Just as you would get car insurance to cover your vehicle (which is required by law anyway) or homeowner’s insurance to cover your house, it’s important for any business owner to have proper business insurance as well. Whether you’re a small-business owner or you’re expanding your business into something bigger, you’ll need the right types of insurance and the right levels of coverage to protect you from business risks. Business insurance largely exists to protect you from lawsuits as well as to cover damages to your business like property damage caused by vandalism, medical expenses for employee injuries or work-related illnesses, products lost to theft, or income lost through other means.
Of course, everyone’s situation is different. You’d likely want collision coverage on a new car, but for a used model, you may not deem it necessary. The deductibles and premiums may simply be too high to be worth it. Just as you may not need comprehensive coverage for your car, you may not need every type of coverage for your business. Still, before dropping your comprehensive car insurance, you’d likely want to contact your insurance company and discuss whether you’ll be covered for what you do need once comprehensive coverage is gone.
Whether you’re a clothing retailer that sells scarves, dresses, and other women’s clothing, an online retailer of vitamin supplements, or anything in between, you’ll need insurance policies to protect your business. While you may not need full coverage everywhere, here are the most common types of business insurance and how much you can expect to purchase.
Professional Liability Insurance
Professional liability insurance (PLI) is a type of liability coverage that protects your business against claims of negligence or malpractice. Such claims are common in the worlds of medicine and finance, so you’ll certainly want full coverage if you’re running a medical practice or accounting firm. It’s important to note that an insurance company won’t cover criminal charges under this type of plan, so it’s crucial to pay attention to the wording of your contract.
You may not need such comprehensive coverage if your type of business isn’t generally open to negligence claims. You’ll still need general liability insurance, however. This covers you in case of claims that your business operations resulted in personal injury, property damage, or loss of property. If a customer slips and sustains a bodily injury in your store, for example, they may be able to file a lawsuit to try and hold your business responsible for their medical expenses. Issues like this are compounded even further when personal injury results in a loss of life. You can’t afford to cover these costs out of pocket, so ensure that you have liability coverage before you even open.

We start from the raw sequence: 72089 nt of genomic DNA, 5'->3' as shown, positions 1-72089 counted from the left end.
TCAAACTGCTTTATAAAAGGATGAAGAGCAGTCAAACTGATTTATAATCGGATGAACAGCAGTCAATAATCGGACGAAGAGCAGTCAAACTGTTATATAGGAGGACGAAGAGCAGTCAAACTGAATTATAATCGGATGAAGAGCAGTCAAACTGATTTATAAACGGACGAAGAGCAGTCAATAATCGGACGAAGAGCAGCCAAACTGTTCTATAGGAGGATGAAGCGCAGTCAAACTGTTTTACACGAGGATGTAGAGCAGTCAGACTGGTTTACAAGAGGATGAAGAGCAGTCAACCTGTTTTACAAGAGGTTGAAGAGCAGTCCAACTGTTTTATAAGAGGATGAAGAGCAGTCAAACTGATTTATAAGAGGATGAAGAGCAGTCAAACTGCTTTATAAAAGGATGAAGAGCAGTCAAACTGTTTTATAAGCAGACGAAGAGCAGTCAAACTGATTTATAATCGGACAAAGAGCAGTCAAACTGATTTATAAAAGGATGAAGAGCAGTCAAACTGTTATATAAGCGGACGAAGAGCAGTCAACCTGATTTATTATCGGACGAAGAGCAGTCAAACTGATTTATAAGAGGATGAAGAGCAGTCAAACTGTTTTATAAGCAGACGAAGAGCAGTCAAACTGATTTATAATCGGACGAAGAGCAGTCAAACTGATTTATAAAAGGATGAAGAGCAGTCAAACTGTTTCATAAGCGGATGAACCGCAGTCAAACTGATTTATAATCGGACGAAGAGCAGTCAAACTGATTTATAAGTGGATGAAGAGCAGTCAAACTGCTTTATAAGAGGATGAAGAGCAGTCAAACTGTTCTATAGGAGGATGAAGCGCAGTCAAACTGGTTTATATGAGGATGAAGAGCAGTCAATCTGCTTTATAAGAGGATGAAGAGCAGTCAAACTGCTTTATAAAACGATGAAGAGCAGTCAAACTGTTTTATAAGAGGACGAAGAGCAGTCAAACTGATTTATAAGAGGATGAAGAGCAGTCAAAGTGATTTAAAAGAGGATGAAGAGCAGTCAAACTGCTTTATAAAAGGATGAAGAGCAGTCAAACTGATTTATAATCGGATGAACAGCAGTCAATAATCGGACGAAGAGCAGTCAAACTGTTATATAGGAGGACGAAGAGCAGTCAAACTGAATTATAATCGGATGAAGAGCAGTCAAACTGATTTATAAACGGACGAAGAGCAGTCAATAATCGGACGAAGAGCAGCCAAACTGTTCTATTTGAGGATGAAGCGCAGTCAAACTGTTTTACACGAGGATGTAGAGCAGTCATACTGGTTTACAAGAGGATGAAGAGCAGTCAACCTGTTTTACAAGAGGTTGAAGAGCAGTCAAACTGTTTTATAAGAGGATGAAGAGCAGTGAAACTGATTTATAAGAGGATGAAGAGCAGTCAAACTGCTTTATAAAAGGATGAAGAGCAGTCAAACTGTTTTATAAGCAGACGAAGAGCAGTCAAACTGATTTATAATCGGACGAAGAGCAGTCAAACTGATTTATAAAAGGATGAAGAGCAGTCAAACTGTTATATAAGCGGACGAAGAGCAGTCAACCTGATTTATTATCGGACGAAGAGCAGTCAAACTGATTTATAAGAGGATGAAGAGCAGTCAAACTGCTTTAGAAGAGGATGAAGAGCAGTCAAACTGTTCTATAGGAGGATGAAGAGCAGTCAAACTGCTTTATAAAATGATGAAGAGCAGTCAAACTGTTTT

Workers’ Compensation Insurance
This kind of coverage is needed for the vast majority of businesses that hire employees. Unless you’re an absolute business superhero, yours likely falls into this category. Worker’s comp is used to cover employees who have injuries at work or who suffer from work-related illnesses. Benefits can include paying for medical care, disability payments, vocational rehabilitation, or even death benefits in case of a catastrophic injury that leads to death. State laws generally require that businesses carry some level of workers’ compensation insurance.
You wouldn’t want collision insurance left off of a car that would be costly to repair or replace, and you don’t want to leave insurance off of your valuable building and equipment either. Whether you own your business space or you’re renting it, property insurance is a no-brainer. This insurance protects your equipment, furniture, inventory, and more in the event of fires or other unforeseen events.
It is important to note that buildings may not be covered automatically for less common events like floods or earthquakes. If your building is in an area prone to such occurrences, you’ll likely need to purchase more comprehensive coverage. Always consider the area you’re in, the kind of business you’re running, and the level of protection you’re likely to need to determine if you have the best level of business coverage for your situation.